Still, in their responses to the survey, all three speakers chose an innovation that was heralded by an individual. They all linked historical transitions in their disciplines to individual contributions within their fields – what some refer to as ‘eureka moments’, where a single scientist or researcher does or discovers something amazing. Yet, as Professor Du Sautoy pointed out, innovation may start with a ‘private moment’, but the benefits of the innovate finding can only be realised and implemented through the work of many others. The advancement of human knowledge, the development of technological and medical breakthroughs, only comes about through building on previous research and through collaborative efforts, said Professor Du Sautoy.

Dr Roblin kicked off the discussion with his choice of greatest innovation: the invention of the clinical trial. James Lind first used a clinical trial in 1747 to find a remedy for scurvy. Dr Roblin described this as ‘the greatest innovation in the field of medicine’. As Dr Roblin put it in his survey response: ‘Lind’s work meant that patients are no longer subjected to treatments on the basis of bunkum and anecdotes.’

Dr Arnold, arguing that innovation can involve a ‘miraculous moment’ from which future developments and innovations spring, nominated Röntgen’s invention of the x-ray. In his response to the online spiked/Pfizer survey, Dr Arnold wrote: ‘X-rays have always seemed pretty extraordinary in enabling scientists to picture the structure of the body while it is still alive, and for opening up the idea (important for our general culture as well as medicine) that we can understand the body in a visual way by extending our eyes with technological innovations.’ At the launch event, Dr Arnold pointed out that in almost every decade new imaging technologies had emerged – and they all can trace their origins to Röntgen’s ‘miraculous moment’ in 1895 when he produced the first x-ray photograph of his wife’s hand. (Quite why he thought it would be safer to use his wife’s hand rather than his own, we don’t really know, said Dr Arnold….)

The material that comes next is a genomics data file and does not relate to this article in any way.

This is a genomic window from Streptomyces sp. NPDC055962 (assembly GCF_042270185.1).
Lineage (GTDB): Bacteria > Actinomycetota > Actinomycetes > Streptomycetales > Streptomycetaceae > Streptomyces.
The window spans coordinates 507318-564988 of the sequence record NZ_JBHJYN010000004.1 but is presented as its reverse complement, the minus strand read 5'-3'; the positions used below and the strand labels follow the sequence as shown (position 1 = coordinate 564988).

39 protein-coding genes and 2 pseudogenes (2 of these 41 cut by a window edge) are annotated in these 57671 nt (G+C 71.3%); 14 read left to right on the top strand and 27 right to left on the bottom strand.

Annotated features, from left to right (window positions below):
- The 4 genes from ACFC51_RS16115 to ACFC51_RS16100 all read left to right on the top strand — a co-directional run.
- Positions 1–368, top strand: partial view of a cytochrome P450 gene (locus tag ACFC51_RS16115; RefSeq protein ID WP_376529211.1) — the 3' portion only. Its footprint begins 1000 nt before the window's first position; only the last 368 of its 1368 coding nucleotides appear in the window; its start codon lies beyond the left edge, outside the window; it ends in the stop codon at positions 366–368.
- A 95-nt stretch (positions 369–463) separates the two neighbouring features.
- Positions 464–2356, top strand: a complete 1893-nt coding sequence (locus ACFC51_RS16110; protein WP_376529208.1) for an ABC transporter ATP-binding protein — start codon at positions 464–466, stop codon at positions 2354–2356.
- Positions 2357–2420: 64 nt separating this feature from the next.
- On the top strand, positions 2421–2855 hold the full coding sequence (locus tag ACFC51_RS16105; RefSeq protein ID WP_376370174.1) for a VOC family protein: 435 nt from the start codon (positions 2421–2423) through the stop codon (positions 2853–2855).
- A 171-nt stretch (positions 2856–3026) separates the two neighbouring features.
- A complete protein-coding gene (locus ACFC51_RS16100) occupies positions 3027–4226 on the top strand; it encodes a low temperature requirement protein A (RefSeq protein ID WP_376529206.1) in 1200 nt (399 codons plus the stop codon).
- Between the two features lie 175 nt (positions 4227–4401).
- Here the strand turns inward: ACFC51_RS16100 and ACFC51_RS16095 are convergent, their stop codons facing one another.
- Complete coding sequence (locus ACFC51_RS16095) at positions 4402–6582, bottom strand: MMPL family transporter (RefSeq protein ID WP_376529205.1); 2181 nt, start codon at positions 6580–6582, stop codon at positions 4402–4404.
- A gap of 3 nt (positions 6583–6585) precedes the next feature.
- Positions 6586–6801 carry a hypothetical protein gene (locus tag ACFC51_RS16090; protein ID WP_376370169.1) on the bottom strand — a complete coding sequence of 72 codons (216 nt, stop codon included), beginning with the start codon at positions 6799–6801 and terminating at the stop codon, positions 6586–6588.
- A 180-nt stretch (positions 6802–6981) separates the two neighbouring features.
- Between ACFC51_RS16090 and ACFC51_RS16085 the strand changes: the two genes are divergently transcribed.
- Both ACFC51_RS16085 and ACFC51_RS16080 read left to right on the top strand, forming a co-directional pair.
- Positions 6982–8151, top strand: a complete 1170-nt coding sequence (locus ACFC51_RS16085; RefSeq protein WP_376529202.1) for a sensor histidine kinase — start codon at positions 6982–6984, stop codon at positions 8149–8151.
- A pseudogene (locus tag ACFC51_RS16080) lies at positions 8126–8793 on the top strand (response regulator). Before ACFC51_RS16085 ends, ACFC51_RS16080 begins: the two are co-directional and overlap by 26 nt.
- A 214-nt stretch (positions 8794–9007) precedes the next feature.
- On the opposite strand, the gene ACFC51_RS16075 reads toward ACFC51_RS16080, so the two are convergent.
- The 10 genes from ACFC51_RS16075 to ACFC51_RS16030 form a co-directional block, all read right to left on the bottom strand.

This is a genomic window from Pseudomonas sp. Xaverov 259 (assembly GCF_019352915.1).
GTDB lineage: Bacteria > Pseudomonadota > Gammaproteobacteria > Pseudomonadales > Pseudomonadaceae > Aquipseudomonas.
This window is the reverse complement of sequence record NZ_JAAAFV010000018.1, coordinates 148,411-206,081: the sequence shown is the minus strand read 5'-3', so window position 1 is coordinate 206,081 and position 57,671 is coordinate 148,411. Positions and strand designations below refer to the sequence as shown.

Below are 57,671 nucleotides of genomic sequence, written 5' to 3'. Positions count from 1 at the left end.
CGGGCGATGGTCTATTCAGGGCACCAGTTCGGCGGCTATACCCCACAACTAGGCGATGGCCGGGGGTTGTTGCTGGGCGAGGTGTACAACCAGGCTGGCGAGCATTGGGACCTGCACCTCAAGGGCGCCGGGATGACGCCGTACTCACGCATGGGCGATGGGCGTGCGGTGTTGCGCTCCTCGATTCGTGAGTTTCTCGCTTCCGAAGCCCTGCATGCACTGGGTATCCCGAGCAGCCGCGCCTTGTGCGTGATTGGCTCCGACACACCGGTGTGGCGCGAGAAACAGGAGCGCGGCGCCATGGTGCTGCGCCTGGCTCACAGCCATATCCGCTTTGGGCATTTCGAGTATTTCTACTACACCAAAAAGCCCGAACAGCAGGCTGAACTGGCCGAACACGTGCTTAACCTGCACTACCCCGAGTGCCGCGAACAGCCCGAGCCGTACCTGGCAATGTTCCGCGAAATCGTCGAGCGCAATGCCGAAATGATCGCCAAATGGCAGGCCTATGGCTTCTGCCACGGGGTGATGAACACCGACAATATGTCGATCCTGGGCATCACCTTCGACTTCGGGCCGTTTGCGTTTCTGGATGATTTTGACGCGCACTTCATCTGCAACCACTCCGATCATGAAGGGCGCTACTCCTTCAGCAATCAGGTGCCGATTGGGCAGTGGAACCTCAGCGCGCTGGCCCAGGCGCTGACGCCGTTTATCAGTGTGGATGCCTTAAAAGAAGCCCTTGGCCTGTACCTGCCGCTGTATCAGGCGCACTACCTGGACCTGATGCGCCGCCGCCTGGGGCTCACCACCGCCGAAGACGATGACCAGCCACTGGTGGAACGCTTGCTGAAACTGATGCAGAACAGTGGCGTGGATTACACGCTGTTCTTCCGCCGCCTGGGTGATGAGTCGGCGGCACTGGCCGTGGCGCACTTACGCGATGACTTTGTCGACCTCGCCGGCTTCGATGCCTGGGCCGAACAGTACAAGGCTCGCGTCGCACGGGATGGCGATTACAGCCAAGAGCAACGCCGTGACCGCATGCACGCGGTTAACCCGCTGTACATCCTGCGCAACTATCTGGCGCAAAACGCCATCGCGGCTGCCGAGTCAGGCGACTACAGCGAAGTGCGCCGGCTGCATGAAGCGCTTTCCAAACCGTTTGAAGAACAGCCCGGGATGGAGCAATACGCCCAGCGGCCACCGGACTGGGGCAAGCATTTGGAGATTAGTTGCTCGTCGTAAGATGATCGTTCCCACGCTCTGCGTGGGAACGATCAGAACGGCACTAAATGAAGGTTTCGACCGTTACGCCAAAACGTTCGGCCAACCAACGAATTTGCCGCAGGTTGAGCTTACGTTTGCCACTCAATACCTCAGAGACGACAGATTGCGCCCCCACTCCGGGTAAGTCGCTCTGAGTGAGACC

Professor Du Sautoy lamented the fact that mathematics is taught in an ahistorical way in schools. He said it would be better if maths lessons identified the key moments in history when people’s innovations have changed the entire subject of mathematics – the mechanisms of which enable us to understand and do so much more in the other sciences. The idea of establishing proof with 100 per cent certainty, for instance, was invented in Ancient Greece. And the idea that 0 could be a number originated in India and completely changed the way we do maths, said Professor Du Sautoy. His own nomination for the greatest innovation of all was the zeta function, a nineteenth-century concept ‘exploited by the German mathematician Bernhard Riemann to reveal many of the secrets of the primes’, which have ‘fascinated mathematicians ever since the Ancient Greeks discovered they are the building blocks of all numbers’.